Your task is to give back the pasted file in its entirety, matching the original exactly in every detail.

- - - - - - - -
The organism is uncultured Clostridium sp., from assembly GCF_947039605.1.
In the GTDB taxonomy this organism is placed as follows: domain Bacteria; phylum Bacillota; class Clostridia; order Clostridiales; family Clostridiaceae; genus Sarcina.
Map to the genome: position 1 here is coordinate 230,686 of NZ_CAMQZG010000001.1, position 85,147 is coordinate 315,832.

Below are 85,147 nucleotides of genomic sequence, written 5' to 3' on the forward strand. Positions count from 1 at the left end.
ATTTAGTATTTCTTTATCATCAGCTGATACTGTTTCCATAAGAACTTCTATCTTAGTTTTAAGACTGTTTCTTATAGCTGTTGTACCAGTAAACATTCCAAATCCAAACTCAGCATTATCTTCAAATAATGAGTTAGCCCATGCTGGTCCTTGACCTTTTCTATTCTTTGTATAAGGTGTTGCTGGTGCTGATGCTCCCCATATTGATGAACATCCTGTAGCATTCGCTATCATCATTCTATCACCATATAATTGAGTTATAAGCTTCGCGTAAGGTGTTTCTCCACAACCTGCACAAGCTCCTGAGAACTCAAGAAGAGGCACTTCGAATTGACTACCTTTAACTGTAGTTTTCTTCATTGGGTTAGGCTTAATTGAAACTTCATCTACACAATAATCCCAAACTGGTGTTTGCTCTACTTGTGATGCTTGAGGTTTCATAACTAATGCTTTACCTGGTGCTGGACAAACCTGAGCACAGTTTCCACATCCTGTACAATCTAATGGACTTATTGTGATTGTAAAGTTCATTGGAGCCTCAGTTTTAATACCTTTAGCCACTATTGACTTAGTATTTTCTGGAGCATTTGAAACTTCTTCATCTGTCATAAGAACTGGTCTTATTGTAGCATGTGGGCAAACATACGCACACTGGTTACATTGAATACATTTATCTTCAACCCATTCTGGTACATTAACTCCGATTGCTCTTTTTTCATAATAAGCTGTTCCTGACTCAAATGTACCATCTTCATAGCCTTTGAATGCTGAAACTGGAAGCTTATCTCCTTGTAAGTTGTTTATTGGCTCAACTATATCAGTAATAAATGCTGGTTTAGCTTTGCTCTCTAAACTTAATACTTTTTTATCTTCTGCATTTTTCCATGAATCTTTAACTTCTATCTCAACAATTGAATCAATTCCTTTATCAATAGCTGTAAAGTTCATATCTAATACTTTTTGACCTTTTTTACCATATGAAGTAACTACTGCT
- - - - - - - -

The organism is uncultured Clostridium sp., from assembly GCF_947039605.1.
In the GTDB taxonomy this organism is placed as follows: domain Bacteria; phylum Bacillota; class Clostridia; order Clostridiales; family Clostridiaceae; genus Sarcina.
Map to the genome: position 1 here is coordinate 230,686 of NZ_CAMQZG010000001.1, position 85,147 is coordinate 315,832.

Below are 85,147 nucleotides of genomic sequence, written 5' to 3' on the forward strand. Positions count from 1 at the left end.
ATTTAGTATTTCTTTATCATCAGCTGATACTGTTTCCATAAGAACTTCTATCTTAGTTTTAAGACTGTTTCTTATAGCTGTTGTACCAGTAAACATTCCAAATCCAAACTCAGCATTATCTTCAAATAATGAGTTAGCCCATGCTGGTCCTTGACCTTTTCTATTCTTTGTATAAGGTGTTGCTGGTGCTGATGCTCCCCATATTGATGAACATCCTGTAGCATTCGCTATCATCATTCTATCACCATATAATTGAGTTATAAGCTTCGCGTAAGGTGTTTCTCCACAACCTGCACAAGCTCCTGAGAACTCAAGAAGAGGCACTTCGAATTGACTACCTTTAACTGTAGTTTTCTTCATTGGGTTAGGCTTAATTGAAACTTCATCTACACAATAATCCCAAACTGGTGTTTGCTCTACTTGTGATGCTTGAGGTTTCATAACTAATGCTTTACCTGGTGCTGGACAAACCTGAGCACAGTTTCCACATCCTGTACAATCTAATGGACTTATTGTGATTGTAAAGTTCATTGGAGCCTCAGTTTTAATACCTTTAGCCACTATTGACTTAGTATTTTCTGGAGCATTTGAAACTTCTTCATCTGTCATAAGAACTGGTCTTATTGTAGCATGTGGGCAAACATACGCACACTGGTTACATTGAATACATTTATCTTCAACCCATTCTGGTACATTAACTCCGATTGCTCTTTTTTCATAATAAGCTGTTCCTGACTCAAATGTACCATCTTCATAGCCTTTGAATGCTGAAACTGGAAGCTTATCTCCTTGTAAGTTGTTTATTGGCTCAACTATATCAGTAATAAATGCTGGTTTAGCTTTGCTCTCTAAACTTAATACTTTTTTATCTTCTGCATTTTTCCATGAATCTTTAACTTCTATCTCAACAATTGAATCAATTCCTTTATCAATAGCTGTAAAGTTCATATCTAATACTTTTTGACCTTTTTTACCATATGAAGTAACTACTGCT